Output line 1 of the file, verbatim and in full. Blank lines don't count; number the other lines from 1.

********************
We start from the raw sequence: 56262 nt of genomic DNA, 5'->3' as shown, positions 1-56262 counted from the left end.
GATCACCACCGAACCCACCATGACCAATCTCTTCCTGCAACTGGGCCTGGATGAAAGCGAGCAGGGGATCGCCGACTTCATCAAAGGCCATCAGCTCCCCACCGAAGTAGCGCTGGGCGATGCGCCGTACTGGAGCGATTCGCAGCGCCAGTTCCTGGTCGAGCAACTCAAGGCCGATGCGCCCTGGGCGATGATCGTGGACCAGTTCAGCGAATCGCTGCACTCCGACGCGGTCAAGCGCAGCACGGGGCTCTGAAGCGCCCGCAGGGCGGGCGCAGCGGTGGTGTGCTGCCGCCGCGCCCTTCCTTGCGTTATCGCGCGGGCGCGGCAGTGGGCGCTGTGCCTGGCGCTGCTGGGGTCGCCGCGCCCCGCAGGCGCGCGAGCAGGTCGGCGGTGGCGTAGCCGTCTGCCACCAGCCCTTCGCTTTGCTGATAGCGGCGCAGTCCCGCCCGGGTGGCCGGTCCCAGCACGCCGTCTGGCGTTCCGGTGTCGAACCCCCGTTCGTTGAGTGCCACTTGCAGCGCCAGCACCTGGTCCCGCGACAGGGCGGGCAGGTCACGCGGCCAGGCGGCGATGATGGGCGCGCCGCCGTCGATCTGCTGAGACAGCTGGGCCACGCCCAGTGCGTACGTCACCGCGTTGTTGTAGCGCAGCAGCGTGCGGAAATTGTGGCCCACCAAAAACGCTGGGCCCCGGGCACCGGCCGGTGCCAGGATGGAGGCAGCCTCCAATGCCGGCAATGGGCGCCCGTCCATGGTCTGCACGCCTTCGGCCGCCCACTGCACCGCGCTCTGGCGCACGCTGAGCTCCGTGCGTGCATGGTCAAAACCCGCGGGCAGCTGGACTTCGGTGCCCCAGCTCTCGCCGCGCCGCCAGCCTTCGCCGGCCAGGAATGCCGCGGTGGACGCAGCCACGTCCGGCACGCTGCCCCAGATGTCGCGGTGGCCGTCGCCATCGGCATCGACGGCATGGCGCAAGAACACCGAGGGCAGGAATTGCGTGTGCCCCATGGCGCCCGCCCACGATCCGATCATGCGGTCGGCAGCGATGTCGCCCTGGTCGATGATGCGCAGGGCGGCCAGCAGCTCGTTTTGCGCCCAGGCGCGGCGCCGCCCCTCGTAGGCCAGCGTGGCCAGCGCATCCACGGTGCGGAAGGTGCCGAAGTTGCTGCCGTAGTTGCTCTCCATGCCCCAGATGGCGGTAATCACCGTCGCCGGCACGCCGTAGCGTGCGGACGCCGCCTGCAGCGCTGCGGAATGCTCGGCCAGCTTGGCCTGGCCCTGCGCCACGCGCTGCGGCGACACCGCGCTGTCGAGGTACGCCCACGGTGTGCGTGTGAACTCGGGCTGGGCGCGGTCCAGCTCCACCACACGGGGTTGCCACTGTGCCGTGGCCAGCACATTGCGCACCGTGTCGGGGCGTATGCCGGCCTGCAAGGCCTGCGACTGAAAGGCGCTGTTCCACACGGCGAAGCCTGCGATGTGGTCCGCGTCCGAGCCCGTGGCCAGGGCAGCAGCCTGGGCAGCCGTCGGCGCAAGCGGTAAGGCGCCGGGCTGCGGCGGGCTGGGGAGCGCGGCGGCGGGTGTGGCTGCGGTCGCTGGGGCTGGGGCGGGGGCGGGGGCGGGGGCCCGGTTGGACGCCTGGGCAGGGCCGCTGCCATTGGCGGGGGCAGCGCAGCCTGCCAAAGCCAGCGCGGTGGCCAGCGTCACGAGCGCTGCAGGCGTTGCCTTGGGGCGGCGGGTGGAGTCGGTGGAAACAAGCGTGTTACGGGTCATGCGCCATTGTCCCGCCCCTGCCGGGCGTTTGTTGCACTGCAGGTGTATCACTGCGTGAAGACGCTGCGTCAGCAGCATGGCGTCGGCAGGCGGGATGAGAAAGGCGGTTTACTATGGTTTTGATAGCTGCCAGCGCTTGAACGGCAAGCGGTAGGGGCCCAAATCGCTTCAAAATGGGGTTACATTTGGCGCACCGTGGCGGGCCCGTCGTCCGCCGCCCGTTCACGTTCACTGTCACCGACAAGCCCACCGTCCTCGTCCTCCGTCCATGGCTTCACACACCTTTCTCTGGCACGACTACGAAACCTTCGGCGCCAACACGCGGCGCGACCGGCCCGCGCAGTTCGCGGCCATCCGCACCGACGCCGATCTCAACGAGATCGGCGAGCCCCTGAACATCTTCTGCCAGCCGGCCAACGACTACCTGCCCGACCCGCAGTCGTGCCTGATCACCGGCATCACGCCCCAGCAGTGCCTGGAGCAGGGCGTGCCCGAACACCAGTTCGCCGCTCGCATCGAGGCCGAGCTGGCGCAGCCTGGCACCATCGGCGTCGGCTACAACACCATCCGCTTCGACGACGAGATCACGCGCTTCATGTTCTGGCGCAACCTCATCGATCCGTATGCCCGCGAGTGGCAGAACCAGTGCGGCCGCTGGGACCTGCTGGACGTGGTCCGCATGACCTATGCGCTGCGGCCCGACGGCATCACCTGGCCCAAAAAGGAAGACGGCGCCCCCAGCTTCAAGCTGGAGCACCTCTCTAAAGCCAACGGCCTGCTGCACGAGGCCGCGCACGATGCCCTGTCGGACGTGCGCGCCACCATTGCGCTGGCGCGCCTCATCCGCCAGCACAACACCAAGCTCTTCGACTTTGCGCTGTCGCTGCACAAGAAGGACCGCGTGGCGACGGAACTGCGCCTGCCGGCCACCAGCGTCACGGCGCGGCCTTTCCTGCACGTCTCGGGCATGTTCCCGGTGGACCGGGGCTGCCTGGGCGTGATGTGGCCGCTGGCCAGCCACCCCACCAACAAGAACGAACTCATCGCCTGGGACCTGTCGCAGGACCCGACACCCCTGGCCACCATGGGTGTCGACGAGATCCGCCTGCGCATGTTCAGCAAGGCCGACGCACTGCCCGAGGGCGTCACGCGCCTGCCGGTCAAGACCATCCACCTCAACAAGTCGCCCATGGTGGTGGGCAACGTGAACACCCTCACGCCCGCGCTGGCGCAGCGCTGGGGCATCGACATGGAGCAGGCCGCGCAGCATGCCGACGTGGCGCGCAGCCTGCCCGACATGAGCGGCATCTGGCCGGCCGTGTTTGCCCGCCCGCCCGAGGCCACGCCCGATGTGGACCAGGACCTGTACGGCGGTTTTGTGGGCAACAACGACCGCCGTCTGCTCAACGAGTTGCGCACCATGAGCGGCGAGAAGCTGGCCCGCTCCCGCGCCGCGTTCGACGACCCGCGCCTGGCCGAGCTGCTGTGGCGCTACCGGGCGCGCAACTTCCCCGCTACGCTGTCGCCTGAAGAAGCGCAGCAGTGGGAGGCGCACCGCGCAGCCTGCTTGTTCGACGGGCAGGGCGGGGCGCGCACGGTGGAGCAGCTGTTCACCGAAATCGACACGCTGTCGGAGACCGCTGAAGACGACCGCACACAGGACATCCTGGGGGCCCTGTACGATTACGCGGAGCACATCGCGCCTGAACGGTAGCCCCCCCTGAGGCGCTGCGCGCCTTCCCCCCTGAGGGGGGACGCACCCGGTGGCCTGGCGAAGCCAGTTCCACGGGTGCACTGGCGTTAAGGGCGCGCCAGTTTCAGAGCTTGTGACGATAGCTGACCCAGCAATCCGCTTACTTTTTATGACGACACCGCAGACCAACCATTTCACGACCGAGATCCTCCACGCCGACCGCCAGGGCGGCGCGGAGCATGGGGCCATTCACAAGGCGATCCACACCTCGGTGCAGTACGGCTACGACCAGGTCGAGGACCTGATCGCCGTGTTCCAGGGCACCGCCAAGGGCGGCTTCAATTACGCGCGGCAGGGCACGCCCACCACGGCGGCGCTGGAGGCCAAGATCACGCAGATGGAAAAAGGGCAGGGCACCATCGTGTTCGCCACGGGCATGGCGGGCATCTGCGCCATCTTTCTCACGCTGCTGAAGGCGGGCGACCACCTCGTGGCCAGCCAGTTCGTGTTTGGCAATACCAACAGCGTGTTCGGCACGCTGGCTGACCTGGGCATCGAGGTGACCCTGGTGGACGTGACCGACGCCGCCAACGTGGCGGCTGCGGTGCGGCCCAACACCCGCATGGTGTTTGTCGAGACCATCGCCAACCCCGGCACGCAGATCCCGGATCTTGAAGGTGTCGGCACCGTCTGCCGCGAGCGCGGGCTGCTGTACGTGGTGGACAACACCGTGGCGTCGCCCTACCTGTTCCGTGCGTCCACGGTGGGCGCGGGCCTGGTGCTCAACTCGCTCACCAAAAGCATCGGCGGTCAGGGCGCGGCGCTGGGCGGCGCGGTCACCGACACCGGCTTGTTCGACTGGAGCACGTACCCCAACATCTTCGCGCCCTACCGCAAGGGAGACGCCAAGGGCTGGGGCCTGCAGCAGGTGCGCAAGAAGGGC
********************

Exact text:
We start from the raw sequence: 56262 nt of genomic DNA, 5'->3' as shown, positions 1-56262 counted from the left end.